Empathy: A leader’s superpower
“Empathy is simply listening, holding space, withholding judgment, emotionally connecting, and communicating that incredibly healing message of you’re not alone.” – Brene Brown
Sadly empathy doesn’t always rank high on the list of qualities needed to be a successful leader. Yet an unwillingness to place other’s needs and interests above your own erodes trust. And we know a culture of trust is important in any successful organisation and the ability to build trust is the hallmark of an impactful leader.
What is empathy?
Don’t confuse empathy with sympathy. If you are an empathetic leader you are adept at understanding the needs of others. Empathy means you are aware of and can tap into the feelings of others. It doesn’t necessarily mean you always agree with their views, but that you demonstrate a readiness to appreciate and learn from their views. Empathy is the ability to identify with and share another person’s experiences, ideas and emotions.
Can you remember a time in your career when you had an unempathetic boss? Can you remember how it made you feel when they failed to take on board your suggestions and ideas? Or even tried to understand where you were coming from? At some point in our careers we’ve all experienced the frustration of having a manager or leader who didn’t listen to us or try to understand us.
Unempathetic leadership doesn’t set people up for success, it doesn’t promote the kind of environment where people can unleash their potential. A lack of empathy hinders team collaboration, productivity and results.
Empathy is not about being soft
A common misconception about empathy is that it makes us soft or weak. According to a Prudy Gourguechon in Forbes, ‘without empathy, you can’t build a team or nurture a new generation of leaders, you will not inspire followers or elicit loyalty.’
It is people who deliver results. For an organisation to prosper, everyone needs to know that their voice and contributions matter. People prefer leaders who listen and who are able to place themselves in someone else’s shoes, rather than a leader who perpetually imposes what they know without attempting to see things from a different perspective.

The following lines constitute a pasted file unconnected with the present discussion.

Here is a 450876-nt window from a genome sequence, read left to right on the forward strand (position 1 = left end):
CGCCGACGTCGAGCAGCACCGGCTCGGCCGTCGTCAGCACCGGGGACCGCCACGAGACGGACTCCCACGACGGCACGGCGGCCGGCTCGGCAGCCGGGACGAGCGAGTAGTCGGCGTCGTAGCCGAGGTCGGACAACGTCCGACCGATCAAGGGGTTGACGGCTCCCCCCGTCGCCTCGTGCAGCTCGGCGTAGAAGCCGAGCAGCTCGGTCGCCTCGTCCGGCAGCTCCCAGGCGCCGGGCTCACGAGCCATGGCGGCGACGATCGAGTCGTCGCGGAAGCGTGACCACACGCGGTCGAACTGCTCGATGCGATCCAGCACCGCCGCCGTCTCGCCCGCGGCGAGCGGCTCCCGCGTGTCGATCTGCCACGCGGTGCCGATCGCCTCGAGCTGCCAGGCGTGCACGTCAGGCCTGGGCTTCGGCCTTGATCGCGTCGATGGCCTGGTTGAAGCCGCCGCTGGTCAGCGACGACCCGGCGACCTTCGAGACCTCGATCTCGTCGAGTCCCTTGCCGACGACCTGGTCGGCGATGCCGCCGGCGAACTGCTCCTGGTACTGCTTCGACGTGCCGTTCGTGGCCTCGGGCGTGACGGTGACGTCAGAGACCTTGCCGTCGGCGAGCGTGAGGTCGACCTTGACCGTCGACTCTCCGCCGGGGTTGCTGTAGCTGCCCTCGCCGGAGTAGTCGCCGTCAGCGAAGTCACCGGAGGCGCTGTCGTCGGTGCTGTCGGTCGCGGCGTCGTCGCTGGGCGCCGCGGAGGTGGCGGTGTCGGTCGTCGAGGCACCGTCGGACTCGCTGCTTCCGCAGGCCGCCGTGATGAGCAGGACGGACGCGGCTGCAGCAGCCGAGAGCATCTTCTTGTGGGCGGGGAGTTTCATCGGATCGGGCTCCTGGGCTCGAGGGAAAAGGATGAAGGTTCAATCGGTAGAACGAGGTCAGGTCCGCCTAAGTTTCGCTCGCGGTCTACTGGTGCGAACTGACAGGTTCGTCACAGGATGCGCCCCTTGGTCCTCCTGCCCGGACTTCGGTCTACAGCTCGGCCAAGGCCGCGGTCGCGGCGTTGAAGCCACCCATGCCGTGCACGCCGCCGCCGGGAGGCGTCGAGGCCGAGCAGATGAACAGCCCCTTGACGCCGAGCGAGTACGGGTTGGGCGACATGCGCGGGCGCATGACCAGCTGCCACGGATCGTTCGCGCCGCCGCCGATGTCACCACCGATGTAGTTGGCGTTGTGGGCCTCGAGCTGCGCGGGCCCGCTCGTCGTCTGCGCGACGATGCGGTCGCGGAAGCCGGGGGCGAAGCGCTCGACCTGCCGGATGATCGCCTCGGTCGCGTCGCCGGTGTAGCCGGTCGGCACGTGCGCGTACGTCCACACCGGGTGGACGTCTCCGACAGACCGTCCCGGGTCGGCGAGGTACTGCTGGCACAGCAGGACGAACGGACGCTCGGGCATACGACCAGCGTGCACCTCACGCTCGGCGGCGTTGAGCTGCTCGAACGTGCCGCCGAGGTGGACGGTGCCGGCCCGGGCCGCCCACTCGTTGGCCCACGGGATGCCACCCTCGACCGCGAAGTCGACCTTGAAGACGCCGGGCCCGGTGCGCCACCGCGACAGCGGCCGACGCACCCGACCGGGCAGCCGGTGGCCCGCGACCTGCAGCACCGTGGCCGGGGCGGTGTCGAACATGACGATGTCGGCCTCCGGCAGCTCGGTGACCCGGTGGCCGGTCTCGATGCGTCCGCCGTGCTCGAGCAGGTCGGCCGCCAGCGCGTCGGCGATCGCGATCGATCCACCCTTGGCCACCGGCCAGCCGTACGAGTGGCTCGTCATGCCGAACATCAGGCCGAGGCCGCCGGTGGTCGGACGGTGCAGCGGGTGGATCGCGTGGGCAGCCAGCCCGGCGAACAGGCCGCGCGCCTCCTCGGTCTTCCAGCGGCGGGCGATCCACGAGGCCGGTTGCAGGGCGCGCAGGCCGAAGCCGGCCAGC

According to Patti Fletcher in Entrepreneur, ‘leaders need empathy in both the good times and the bad because it helps them understand everything there is to know about the people around them.’
Why empathy will make a leader of you
Empathy is a trait that separates ‘leaders’ from ‘bosses’ because a true leader takes the time to listen and understand others situations. A true leader can give their full attention to another person, they spend more time listening than talking. With these different perspectives they can make the solutions bigger and have those around them feel engaged in the way forward. All of which will help make the goal and the execution of it more successful. By stepping into someone else’s shoes it’s easier to identify the best strategy for setting others up for success.
A good leader makes a conscious effort to see things from other people’s perspectives, they actually want to understand where the other person is coming from, what their motivations are and the challenges they are facing, because by understanding that they are placing themselves in the best position to help this person.
“Empathy is about finding echoes of another person in yourself.” – Mohsin Hamid
The reason why we forget about empathy in problem solving
As leaders we are rewarded for our decision-making and judgment and that means we can get too confident in our point of view and be in too much of a rush to get on with things. Effective problem solving is about dealing with people and taking the time to figure out what is really going on. Female leaders can use empathy to detangle problems. An empathetic female leader is not simply ‘nice’, we can show our aptitude as a leader by expressing understanding and addressing and acknowledging the concerns of others without it being weak or sentimental.
Empathy builds organisational and individual success
Empathetic leaders understand the importance of connection in the workplace. They grasp the role that empathy plays in building effective relationships. This type of environment encourages people to perform better. They are not fearful of expressing themselves.
As a female leader who can harness the power of empathy, you are in an excellent position to effect positive change. Empathy builds bonds and sharpens our ‘people acumen’. It’s what sets us apart from our competitors. To boost your empathy, start with some self-reflection. Don’t overestimate the number of people who share your own beliefs and opinions, become more aware of the experiences that have shaped your biases and opinions. Be prepared to let go of some of your perspectives that might have served you well once. Just listen. Take your judgement and critics hat off. It is our job as leaders to find and develop the potential in people. We won’t ever see that potential unless we exercise our empathy.
If you’d like to know more please contact me at firstname.lastname@example.org.